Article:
Khichdi (pronounced [ˈkʰɪtʃɽi]) is a dish in South Asian cuisine made of rice and lentils (dal), but other variations include bajra and mung dal kichri. In Indian culture, it is considered one of the first solid foods that babies eat. Hindus, who avoid eating grains during fasting, eat Sabudana Khichadi made from sago. Kichri is a salty porridge. Dalia is another similar sweet porridge made from the crushed wheat or barley mixed with sugar and milk. Khichuri.
|Alternative names||Khichri, khichadi, khichdee, khichadi, khenchuri (Bengali), khisiri (Assamese), khechidi/khechudi (Odia), kisuri (Sylheti), khichari, kitcheree, kitchree|
|Region or state||Indian Subcontinent|
|Associated national cuisine||India, Bangladesh, Pakistan, Nepal|
|Main ingredients||Rice, lentils, spices|
|Variations||Moong dal khichri, bajra-ri-khichri (Rajasthani millet khichri), sadi khichri (lentil and rice khichri)|
Etymology and spellingEdit
Some divergence of transliteration may be noted in the third consonant in the word khicṛī. The sound is the retroflex flap [ɽ], which is written in Hindi with the Devanagari letter ⟨ड़⟩, and in Urdu script with the Perso-Arabic letter ⟨ڑ⟩. In Hindustani phonology, the etymological origin of the retroflex flap was /ɖ/ when it occurred between vowels. Hence in Devanagari the letter ⟨ड⟩, representing /ɖ/, was adapted to write /ɽ/ by adding a diacritic under it. In Urdu script, the phonological quality of the flap was represented by adapting the letter ⟨ر⟩, representing /r/, with a diacritic added above it to indicate the retroflex quality. The occurrence of this consonant in the word khicṛī has given rise to two alternative spellings in English: khichdi, which reflects its etymology, and khichri, which reflects its phonology.
The Greek king Seleucus during his campaign in India (305-303 BC), mentioned that rice with pulses is very popular among people of the Indian subcontinent. Strabo also notes that Indian food mainly consisted of rice porridge and a beverage made of rice, presently called Arak. The Moroccan traveller Ibn Battuta mentions kishri as a dish in India composed of rice and mung beans, during his stay around 1350. Khichdi is described in the writings of Afanasiy Nikitin, a Russian adventurer who travelled to the Indian subcontinent in the 15th century. It was very popular with the Mughals, especially Jahangir. Ain-i-Akbari, a 16th-century document, written by Mughal Emperor Akbar's vizier, Abu'l-Fazl ibn Mubarak, mentions the recipe for khichdi, which gives seven variations. There is an anecdotal story featuring Akbar, Birbal and khichdi.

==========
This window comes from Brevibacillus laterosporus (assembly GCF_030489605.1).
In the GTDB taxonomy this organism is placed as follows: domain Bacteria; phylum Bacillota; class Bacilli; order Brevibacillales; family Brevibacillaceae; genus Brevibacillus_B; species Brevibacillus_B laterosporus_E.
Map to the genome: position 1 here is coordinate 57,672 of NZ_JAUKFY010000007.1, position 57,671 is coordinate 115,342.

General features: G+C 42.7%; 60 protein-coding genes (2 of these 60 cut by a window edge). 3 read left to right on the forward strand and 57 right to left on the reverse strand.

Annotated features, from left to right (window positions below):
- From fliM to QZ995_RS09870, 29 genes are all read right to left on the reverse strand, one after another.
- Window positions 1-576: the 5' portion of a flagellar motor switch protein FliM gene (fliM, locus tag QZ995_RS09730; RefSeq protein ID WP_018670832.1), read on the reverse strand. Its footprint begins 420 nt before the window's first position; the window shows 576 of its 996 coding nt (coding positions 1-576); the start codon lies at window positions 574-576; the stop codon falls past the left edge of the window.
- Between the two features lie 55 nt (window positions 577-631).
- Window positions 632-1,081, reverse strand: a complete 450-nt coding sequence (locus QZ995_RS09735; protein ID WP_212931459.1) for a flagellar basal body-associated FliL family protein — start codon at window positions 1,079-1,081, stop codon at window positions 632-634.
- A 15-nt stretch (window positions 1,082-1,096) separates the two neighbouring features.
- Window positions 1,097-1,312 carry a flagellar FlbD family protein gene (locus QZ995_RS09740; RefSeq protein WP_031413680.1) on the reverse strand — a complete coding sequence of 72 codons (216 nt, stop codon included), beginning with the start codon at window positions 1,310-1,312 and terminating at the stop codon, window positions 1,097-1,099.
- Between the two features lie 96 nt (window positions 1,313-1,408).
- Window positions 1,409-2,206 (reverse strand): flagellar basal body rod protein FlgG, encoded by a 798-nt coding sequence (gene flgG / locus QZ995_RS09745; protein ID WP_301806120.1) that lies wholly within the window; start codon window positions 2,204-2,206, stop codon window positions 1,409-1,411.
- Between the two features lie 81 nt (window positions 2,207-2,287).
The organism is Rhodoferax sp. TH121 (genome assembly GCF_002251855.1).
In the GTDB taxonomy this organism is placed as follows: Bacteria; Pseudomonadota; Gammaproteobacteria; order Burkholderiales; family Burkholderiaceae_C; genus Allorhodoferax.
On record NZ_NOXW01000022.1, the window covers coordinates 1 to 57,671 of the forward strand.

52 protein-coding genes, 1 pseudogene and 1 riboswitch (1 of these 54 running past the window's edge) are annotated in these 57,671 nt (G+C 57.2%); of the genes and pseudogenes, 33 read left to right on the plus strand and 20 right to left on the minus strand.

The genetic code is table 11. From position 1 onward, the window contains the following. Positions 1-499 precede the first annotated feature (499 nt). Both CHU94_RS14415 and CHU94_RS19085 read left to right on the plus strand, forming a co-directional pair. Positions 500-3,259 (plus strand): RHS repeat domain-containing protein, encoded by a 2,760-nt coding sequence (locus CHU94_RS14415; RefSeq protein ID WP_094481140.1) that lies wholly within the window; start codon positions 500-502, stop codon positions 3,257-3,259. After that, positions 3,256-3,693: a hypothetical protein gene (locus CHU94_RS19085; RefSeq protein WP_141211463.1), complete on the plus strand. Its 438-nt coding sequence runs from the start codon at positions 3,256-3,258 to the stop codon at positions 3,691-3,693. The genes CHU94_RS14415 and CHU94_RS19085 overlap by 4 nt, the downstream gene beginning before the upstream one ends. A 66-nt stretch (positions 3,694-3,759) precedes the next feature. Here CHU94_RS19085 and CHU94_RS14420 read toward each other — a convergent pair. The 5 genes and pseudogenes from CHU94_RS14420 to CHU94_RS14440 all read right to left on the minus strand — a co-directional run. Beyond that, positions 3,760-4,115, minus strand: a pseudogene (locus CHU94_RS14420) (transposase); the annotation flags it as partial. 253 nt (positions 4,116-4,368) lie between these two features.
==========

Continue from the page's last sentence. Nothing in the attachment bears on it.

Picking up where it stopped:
Khichdi is a very popular dish across the Indian subcontinent, including in Bangladesh, Nepal and Pakistan also. The dish is widely prepared in many Indian states, such as Haryana, Rajasthan, Gujarat, Tamilnadu, Bengal, Assam, Bihar, Jharkhand, Uttar Pradesh, Odisha, and Maharashtra. Vegetables such as cauliflower, potato, and green peas are commonly added. A popular variant in coastal Maharashtra is made with prawns. Khichdi is also a favourite comfort food, owing to the convenience of being able to cook the dish in a single simmering pot.
In Bengal, the dish is known as খেংচুড়ি , Khenchuri, Sylheti: ꠈꠤꠌꠥꠞꠤ kisuri, and is considered a rich gourmet delicacy. Often seasoned with ghee (clarified butter) and acar (oil-based pickle), it is accompanied with meat curries, fish, potato chops, aubergine, different types of pickles and omelettes. The rice is commonly cooked and served on rainy days. It is a staple for holy ceremonies and as an offering to gods.
Cooks and homemakers often prepare this dish with many ingredients mixed with it. That is one of the reasons the idiom joga khichuri (জগা খিচুুড়ি) is used in Bangla to mean "a mess".
A stickier version of the rice is traditionally served to children and sick people. It is the first solid to which babies are introduced. Rice and lentils are simmered till mushy, seasoned with turmeric and salt, and fed to infants to introduce them to "adult" food. The elderly and sick, especially those having stomach problems, are served with the rice as it is easily digestible compared to other dishes which involve more meat and spices.
One popular preparation in Bangladesh is with fatty pieces of beef, where the fat of the beef is used in place of beef and chunks of beef are scattered throughout the dish.
During Ramadan, Muslims in the city of Sylhet in Bangladesh, and Sylheti diaspora in countries such as the United Kingdom and United States break their fast with kisuri, and it is a notable delicacy to eat during the holy month by the Sylheti people.
Khichdi is also very popular in Bihar. It is made with rice, dal, and garam masala, cooked into a semipaste like consistency and eaten with ghee, baigan ka bharta, aaloo ka bharta (mashed potato with onions, green chilli, salt, and mustard oil), tomato chutney (blanched tomato, onion, green chilli, grated ginger and mustard oil), pāpaṛ, tilori (a fried snack), and mango pickle. It is customarily eaten every Saturday in Bihar, and also at dinner during Makar Sankranti. A popular variation in khichdi in winter is the addition of cauliflower and green peas.